The Chronicle’s View: ‘Rock the Votes’ when it comes to Pell Grants

It’s that time of year again. No, I don’t mean holiday shopping, I mean the announcement of Pell Grant reductions. That’s right, once again the federal government is planning on cutting funding for higher education assistance.

Since President Bush and a Republican congress were first elected four years ago, the grants have been on the chopping block. There’s no reason to believe the next four years will be any different.

More than 5 million students nationally and 5,000 U students benefit from the grants. They give up to $4,000 to the most needy students and smaller sums to thousands of others.

While the Utah State Board of Regents is predicting another tuition hike next year, Pell Grant reductions come as unhappy news indeed.

It is likely, however, that if the federal government decided to cut Social Security benefits to balance the budget, there would be a national uproar.

The reason these cuts happen every year to students is because students don’t react or do anything about it. That’s the price we pay for apathy. Thanks to all those students who registered to “Rock the Vote” and then stayed home election day, as a clear message was sent to our elected officials that our demographic is safe to screw over.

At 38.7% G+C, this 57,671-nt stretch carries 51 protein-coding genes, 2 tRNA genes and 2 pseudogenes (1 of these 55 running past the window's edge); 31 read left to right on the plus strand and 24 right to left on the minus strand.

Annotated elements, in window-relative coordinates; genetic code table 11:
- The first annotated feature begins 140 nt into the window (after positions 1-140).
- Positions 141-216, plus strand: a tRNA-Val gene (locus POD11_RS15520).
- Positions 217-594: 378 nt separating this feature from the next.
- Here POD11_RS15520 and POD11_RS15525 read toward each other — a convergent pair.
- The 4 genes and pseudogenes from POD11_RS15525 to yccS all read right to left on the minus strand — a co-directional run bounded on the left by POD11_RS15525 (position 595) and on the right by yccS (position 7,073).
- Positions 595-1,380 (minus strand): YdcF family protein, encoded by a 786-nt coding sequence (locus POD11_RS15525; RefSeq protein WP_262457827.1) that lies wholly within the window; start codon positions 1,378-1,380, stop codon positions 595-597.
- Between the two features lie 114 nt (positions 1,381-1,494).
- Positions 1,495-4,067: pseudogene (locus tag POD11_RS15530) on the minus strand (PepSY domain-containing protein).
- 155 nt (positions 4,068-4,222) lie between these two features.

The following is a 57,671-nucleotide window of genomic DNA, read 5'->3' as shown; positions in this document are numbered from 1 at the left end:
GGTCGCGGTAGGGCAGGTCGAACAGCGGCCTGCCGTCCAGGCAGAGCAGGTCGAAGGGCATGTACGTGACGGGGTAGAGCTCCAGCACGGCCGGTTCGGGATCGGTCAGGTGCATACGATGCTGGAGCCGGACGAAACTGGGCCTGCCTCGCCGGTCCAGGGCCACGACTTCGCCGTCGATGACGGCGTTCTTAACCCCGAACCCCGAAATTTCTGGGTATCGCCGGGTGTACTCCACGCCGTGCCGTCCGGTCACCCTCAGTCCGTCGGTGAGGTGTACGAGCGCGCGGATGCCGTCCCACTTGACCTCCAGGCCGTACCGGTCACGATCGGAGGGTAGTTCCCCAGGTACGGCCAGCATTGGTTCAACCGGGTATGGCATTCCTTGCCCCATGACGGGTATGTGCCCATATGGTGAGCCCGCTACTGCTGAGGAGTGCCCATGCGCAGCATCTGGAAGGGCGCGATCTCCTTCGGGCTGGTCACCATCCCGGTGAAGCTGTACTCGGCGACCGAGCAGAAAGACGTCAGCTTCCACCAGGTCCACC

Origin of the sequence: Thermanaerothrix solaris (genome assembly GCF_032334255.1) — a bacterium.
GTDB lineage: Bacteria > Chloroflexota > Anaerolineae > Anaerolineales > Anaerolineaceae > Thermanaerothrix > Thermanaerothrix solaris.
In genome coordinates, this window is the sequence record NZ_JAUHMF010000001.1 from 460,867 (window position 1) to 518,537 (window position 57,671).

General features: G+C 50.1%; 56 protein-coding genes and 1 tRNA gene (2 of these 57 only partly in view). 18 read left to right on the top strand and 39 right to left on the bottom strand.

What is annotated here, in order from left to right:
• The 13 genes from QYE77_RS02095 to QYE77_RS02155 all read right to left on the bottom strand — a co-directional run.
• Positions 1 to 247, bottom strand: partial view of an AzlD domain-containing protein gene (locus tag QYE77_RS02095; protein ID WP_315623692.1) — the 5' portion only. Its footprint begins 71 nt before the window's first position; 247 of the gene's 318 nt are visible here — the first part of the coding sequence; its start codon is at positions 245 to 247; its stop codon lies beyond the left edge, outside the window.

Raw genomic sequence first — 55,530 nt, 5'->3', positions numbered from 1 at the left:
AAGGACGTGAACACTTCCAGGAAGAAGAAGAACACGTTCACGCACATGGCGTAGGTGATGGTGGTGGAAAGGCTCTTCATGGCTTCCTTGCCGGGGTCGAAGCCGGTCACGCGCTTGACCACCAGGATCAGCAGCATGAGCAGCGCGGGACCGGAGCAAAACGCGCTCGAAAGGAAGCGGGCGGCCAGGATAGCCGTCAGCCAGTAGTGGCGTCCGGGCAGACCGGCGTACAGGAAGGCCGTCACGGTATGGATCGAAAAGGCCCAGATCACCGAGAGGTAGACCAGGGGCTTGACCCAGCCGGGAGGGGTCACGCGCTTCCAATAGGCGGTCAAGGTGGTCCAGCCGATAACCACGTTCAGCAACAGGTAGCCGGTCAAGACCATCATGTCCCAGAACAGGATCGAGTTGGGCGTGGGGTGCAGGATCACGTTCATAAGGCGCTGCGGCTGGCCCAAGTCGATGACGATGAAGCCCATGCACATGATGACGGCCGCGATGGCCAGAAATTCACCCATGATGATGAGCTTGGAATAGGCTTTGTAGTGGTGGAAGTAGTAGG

Because you didn’t think there was any point in voting, a handful of U students will now have to drop classes and get another job.

Did you think everyone was being hip and cute when pleading for students to “wake the sleeping giant?”

But it’s not too late. It will be harder and more time-consuming than punching a stupid chad once every four years, but there is something we can do.

Write your congressman. Tell him that cutting the Pell Grant year after year is unacceptable. Tell him to vote no on H.R. 4818 or at least to never do it again.

Tell your congressman to quite using tables from 1988 tax values to determine how much families should help with education.

No time to write a letter? It takes less time than scrounging up hundreds or thousands of dollars because your grant is gone.

If the last four years are any indication, this won’t be the last time fewer U students receive the grant. The time to act is now to prevent another cut next year.